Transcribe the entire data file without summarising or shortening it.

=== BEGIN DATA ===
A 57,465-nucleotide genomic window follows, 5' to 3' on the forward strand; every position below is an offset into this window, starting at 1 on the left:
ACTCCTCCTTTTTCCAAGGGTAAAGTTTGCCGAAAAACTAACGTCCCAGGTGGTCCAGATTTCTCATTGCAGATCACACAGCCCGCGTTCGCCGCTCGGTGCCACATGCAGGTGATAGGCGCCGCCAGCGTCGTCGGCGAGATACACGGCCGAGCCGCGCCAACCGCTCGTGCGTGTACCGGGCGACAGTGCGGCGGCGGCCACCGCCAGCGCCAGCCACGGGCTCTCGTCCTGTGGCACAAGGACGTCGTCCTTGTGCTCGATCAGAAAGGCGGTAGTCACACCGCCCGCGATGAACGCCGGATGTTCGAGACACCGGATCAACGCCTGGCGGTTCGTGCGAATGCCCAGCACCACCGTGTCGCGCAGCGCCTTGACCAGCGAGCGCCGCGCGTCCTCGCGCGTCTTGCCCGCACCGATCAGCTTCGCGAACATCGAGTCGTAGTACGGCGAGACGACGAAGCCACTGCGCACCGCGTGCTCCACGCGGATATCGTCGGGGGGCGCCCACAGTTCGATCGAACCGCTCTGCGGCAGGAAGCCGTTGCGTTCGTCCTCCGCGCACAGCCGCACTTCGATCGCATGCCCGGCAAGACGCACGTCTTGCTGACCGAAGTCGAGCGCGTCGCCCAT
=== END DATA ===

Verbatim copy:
A 57,465-nucleotide genomic window follows, 5' to 3' on the forward strand; every position below is an offset into this window, starting at 1 on the left:
ACTCCTCCTTTTTCCAAGGGTAAAGTTTGCCGAAAAACTAACGTCCCAGGTGGTCCAGATTTCTCATTGCAGATCACACAGCCCGCGTTCGCCGCTCGGTGCCACATGCAGGTGATAGGCGCCGCCAGCGTCGTCGGCGAGATACACGGCCGAGCCGCGCCAACCGCTCGTGCGTGTACCGGGCGACAGTGCGGCGGCGGCCACCGCCAGCGCCAGCCACGGGCTCTCGTCCTGTGGCACAAGGACGTCGTCCTTGTGCTCGATCAGAAAGGCGGTAGTCACACCGCCCGCGATGAACGCCGGATGTTCGAGACACCGGATCAACGCCTGGCGGTTCGTGCGAATGCCCAGCACCACCGTGTCGCGCAGCGCCTTGACCAGCGAGCGCCGCGCGTCCTCGCGCGTCTTGCCCGCACCGATCAGCTTCGCGAACATCGAGTCGTAGTACGGCGAGACGACGAAGCCACTGCGCACCGCGTGCTCCACGCGGATATCGTCGGGGGGCGCCCACAGTTCGATCGAACCGCTCTGCGGCAGGAAGCCGTTGCGTTCGTCCTCCGCGCACAGCCGCACTTCGATCGCATGCCCGGCAAGACGCACGTCTTGCTGACCGAAGTCGAGCGCGTCGCCCAT